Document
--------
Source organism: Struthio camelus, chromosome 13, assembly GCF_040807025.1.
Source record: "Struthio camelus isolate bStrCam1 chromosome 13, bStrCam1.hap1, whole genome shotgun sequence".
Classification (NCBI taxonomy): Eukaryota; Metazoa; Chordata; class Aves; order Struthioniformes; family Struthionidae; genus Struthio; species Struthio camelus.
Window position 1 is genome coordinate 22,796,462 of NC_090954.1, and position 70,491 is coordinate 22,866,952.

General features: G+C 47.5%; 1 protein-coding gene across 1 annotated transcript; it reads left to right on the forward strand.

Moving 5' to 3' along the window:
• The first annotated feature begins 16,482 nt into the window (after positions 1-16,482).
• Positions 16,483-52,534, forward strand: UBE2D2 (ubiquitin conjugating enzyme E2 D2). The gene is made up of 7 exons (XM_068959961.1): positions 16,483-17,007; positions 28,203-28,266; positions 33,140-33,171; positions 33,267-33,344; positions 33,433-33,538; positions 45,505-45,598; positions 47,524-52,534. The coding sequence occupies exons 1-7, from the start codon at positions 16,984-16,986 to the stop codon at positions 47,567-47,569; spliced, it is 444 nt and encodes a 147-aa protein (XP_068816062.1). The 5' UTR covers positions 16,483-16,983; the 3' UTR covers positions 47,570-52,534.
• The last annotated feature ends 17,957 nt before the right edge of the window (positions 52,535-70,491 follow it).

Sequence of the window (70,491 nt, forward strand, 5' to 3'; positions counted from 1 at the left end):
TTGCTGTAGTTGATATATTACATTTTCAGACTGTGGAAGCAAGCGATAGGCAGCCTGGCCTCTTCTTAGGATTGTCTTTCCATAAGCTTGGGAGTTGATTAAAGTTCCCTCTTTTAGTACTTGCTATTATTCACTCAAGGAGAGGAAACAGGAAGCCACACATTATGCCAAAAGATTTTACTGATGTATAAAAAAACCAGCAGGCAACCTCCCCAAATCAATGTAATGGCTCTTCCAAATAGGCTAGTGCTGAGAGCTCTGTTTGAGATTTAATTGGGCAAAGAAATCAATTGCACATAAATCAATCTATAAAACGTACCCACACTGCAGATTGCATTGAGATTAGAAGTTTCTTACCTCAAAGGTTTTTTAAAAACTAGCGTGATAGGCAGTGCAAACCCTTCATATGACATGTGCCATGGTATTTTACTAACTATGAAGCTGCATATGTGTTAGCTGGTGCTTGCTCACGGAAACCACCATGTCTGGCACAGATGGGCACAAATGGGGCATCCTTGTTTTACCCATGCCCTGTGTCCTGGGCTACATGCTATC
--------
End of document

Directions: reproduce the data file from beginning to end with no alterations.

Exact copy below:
Source organism: Struthio camelus, chromosome 13, assembly GCF_040807025.1.
Source record: "Struthio camelus isolate bStrCam1 chromosome 13, bStrCam1.hap1, whole genome shotgun sequence".
Classification (NCBI taxonomy): Eukaryota; Metazoa; Chordata; class Aves; order Struthioniformes; family Struthionidae; genus Struthio; species Struthio camelus.
Window position 1 is genome coordinate 22,796,462 of NC_090954.1, and position 70,491 is coordinate 22,866,952.

General features: G+C 47.5%; 1 protein-coding gene across 1 annotated transcript; it reads left to right on the forward strand.

Moving 5' to 3' along the window:
• The first annotated feature begins 16,482 nt into the window (after positions 1-16,482).
• Positions 16,483-52,534, forward strand: UBE2D2 (ubiquitin conjugating enzyme E2 D2). The gene is made up of 7 exons (XM_068959961.1): positions 16,483-17,007; positions 28,203-28,266; positions 33,140-33,171; positions 33,267-33,344; positions 33,433-33,538; positions 45,505-45,598; positions 47,524-52,534. The coding sequence occupies exons 1-7, from the start codon at positions 16,984-16,986 to the stop codon at positions 47,567-47,569; spliced, it is 444 nt and encodes a 147-aa protein (XP_068816062.1). The 5' UTR covers positions 16,483-16,983; the 3' UTR covers positions 47,570-52,534.
• The last annotated feature ends 17,957 nt before the right edge of the window (positions 52,535-70,491 follow it).

Sequence of the window (70,491 nt, forward strand, 5' to 3'; positions counted from 1 at the left end):
TTGCTGTAGTTGATATATTACATTTTCAGACTGTGGAAGCAAGCGATAGGCAGCCTGGCCTCTTCTTAGGATTGTCTTTCCATAAGCTTGGGAGTTGATTAAAGTTCCCTCTTTTAGTACTTGCTATTATTCACTCAAGGAGAGGAAACAGGAAGCCACACATTATGCCAAAAGATTTTACTGATGTATAAAAAAACCAGCAGGCAACCTCCCCAAATCAATGTAATGGCTCTTCCAAATAGGCTAGTGCTGAGAGCTCTGTTTGAGATTTAATTGGGCAAAGAAATCAATTGCACATAAATCAATCTATAAAACGTACCCACACTGCAGATTGCATTGAGATTAGAAGTTTCTTACCTCAAAGGTTTTTTAAAAACTAGCGTGATAGGCAGTGCAAACCCTTCATATGACATGTGCCATGGTATTTTACTAACTATGAAGCTGCATATGTGTTAGCTGGTGCTTGCTCACGGAAACCACCATGTCTGGCACAGATGGGCACAAATGGGGCATCCTTGTTTTACCCATGCCCTGTGTCCTGGGCTACATGCTATC